Retailers are failing to keep up with mobile shoppers

In this guest post, Peter Noble says that although Australian consumers lead the world for shopping using mobile phones, Aussie retailers are m-commerce laggards.

It’s not as if retail brands haven’t been warned: Australians are in love with the internet and online shopping. It’s an obsession that pervades every aspect of our lives, from banking and browsing to playing, learning and shopping.

So, the results from research by mobile e-commerce company Mobify should not be a surprise. Their analysis of 2012 activity of 200m shoppers on mobile commerce websites, aimed at determining “which nation most often shops on the go”, found that Australians lead the world: 47 per cent of all our traffic to commercial websites comes from mobile devices.

In this we’re way ahead of shoppers in other countries: Brazil was in second place with 40 per cent, while the UK and US trailed with visits from mobile devices accounting for just over 30 per cent of all site traffic.

The sobering message for Australian retailers is there are no borders in a digital world and a lot of browsing is done on overseas sites. While most local retail brands have given some thought to ramping up their online offering, they’ve been left behind in the bigger mobile game.

On his blog, Mobify’s Phil Webb notes that the most obvious benefit of an optimised mobile website is that it improves the user experience for customers; navigation and menus are more user friendly, store locators are easier to access, prices are quicker to find and account logins don’t require a pinch and zoom. And because shoppers can readily and easily access information, “the mobile device is bridging the digital and physical world.”

In focussing on how the lack of a GST for purchases under $1,000 gives overseas retailers an unfair advantage, Australian retailers are ignoring the alienating experience they offer consumers by inadequately tailoring their online presence for different devices. This results in small images, even smaller navigation and practically useless store finders.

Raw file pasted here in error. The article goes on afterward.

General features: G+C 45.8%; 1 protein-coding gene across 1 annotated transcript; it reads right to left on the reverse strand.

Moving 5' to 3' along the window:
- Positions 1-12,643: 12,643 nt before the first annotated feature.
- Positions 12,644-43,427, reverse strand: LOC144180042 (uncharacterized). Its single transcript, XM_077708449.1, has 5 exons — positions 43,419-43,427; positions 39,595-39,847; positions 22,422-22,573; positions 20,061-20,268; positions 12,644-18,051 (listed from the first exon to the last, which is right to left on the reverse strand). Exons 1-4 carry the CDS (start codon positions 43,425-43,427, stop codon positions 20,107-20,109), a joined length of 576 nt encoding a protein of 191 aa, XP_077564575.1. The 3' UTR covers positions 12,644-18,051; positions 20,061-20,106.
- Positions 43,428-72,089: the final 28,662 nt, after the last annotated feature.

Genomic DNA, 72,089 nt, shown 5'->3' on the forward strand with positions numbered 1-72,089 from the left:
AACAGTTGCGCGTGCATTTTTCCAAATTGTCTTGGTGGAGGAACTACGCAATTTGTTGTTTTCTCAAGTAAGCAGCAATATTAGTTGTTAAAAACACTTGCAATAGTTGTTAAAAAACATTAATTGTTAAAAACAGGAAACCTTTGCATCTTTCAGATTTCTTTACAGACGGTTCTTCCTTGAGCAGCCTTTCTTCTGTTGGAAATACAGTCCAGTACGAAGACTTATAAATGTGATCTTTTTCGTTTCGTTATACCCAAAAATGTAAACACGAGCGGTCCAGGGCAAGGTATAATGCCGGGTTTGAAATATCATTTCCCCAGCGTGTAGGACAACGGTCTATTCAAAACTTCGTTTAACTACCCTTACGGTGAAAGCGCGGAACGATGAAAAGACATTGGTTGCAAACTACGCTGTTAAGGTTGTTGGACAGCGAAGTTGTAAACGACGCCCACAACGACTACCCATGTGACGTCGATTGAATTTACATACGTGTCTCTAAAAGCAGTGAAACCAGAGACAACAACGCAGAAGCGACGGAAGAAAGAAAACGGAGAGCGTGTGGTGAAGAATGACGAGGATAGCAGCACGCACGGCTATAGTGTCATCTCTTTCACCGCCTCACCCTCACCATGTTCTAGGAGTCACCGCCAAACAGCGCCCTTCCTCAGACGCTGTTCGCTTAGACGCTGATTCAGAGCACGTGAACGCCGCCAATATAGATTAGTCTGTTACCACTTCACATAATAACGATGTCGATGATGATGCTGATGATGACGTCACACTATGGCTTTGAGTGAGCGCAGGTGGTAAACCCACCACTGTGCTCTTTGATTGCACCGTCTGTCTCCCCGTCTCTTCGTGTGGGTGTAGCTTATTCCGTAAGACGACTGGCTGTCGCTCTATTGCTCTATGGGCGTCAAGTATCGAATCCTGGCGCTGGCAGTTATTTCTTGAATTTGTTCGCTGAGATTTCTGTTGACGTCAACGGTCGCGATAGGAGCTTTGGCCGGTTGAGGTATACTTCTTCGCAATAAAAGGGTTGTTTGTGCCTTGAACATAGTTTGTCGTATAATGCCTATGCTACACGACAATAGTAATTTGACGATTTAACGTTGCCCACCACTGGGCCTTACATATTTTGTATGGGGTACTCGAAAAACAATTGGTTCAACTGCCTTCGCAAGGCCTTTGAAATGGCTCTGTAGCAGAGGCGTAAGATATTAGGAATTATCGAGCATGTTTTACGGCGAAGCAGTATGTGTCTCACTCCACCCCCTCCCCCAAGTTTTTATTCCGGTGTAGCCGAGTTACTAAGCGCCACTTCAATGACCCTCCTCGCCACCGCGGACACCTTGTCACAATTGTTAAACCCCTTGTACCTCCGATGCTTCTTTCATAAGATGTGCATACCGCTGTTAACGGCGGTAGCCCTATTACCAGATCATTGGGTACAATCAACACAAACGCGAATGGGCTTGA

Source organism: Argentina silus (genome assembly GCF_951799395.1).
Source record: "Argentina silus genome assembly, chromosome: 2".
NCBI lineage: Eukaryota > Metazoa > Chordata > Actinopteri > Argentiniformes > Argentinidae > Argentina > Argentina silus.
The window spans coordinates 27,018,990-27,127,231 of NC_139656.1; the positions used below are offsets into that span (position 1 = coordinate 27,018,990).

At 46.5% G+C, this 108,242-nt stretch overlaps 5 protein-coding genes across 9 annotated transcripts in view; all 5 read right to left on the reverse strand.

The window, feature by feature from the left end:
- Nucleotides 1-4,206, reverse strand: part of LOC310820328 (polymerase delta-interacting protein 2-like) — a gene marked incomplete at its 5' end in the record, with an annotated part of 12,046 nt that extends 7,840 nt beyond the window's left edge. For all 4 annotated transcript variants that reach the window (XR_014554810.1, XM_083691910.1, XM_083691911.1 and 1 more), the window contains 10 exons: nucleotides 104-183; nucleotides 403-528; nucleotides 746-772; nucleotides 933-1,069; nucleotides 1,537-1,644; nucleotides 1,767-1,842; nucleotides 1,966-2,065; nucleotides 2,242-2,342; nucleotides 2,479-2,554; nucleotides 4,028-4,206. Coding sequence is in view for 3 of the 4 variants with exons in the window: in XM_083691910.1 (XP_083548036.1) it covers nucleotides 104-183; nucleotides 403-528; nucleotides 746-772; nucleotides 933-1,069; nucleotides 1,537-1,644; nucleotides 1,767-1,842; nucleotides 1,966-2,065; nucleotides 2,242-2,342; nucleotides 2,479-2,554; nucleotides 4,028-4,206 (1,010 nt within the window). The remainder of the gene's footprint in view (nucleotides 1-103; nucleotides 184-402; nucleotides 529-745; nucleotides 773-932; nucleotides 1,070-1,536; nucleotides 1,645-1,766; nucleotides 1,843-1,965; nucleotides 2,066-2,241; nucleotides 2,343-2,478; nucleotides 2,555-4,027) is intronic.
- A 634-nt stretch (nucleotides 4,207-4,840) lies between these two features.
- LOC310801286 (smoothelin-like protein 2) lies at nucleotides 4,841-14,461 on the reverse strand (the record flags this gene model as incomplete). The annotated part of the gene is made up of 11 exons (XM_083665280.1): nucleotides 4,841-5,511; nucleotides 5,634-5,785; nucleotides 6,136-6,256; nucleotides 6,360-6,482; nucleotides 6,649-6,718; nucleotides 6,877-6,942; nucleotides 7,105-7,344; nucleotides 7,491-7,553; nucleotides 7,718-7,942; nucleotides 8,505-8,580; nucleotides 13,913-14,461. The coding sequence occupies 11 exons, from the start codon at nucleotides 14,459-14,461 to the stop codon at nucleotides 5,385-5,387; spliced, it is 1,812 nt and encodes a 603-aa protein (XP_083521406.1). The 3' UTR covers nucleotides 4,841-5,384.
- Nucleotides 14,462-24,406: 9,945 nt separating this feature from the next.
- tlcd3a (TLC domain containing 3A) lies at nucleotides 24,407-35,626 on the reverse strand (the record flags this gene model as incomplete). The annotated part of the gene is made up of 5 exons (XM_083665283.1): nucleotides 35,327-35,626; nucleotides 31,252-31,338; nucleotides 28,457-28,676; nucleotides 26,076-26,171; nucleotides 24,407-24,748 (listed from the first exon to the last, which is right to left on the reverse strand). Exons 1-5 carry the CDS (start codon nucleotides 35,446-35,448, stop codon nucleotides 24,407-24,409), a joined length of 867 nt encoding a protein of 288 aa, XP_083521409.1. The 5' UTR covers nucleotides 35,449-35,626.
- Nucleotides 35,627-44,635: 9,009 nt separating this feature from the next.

We decided to do our own research. We checked with 300 of Australia’s biggest retail brands to see how many provide an optimised mobile shopping experience. The results were disappointing, with only 36 per cent making the experience easy and effective on a mobile device.

The top performers do not only entice customers to shop online. They offer a wealth of information that will encourage customers to visit their store. This helps explain why the best-performing categories were Optical & Eyewear, with 75 per cent of retailers such as OPSM and Specsavers offering an optimised mobile experience, followed by both Food & Drink and Stationery (67 per cent) and Auto Parts & Accessories retailers like Beaurepaires, Bob Jane and Super Cheap Auto (60 per cent). You can’t test eyesight or fit a new car part on a mobile device, but you can make it easy for customers to know what services you offer and help them find your shopfront.

Perhaps the biggest opportunities for improving their m-commerce platform exist for fashion retailers. Young women especially have learned that they can shop reliably online for fashion, given clear information about sizes, colours and return policies, but local retailers such as General Pants Co. and Just Jeans have been slow to take advantage of this. Only 37 per cent of those surveyed have made mobile shopping sites a priority.

While the big retailers, such as Big W and Target, and the major supermarkets are adapting (59 per cent offer an optimised small screen experience for shoppers), several major categories have failed to adapt.

Like fashion retailers, electronics retailers face strong global competition, yet only 38 per cent are tackling these threats head-on. But they did better than sports and homewares, with only 32 per cent and 26 per cent respectively providing a mobile shopping platform. And, if there’s a salutatory tale, it’s for retailers of health and beauty products like Priceline and Chemist Warehouse, languishing at just 22 per cent, leaving online sites such as StrawberryNet.com to thrive at their expense.

In general, Australian retailers are way behind their customers in adapting to the mobile shopping opportunity. They’ve been slow to accept the need for change, despite plenty of warning.

Just over a year ago, Ross McDonald, head of retail at Google Australia, enthused about the impact of mobile technology on online shopping, pointing out that “the number of shopping queries coming from mobile devices increased 220 per cent year on year” and a quarter of all Christmas shopping-related Google searches were from mobile devices.

Twelve months later, he upgraded that assessment, predicting that “this Christmas will be the biggest online Christmas ever, with roughly 40 per cent of shopping searches now coming from smartphones or tablets”.

It seems his prediction has rung true. Online shopping rose sharply in the lead up to Christmas, with online sales jumping 27 per cent in November, which continued beyond Christmas with online spending increasing 28 per cent from Boxing Day to January 14, according to the Australian National Retailers Association.

I know what one of Australian retailers’ priorities should be this year: upgrade their mobile offering early, or risk falling further behind their mobile savvy customers and competitors.

Peter Noble is the CEO of Melbourne digital agency Citrus

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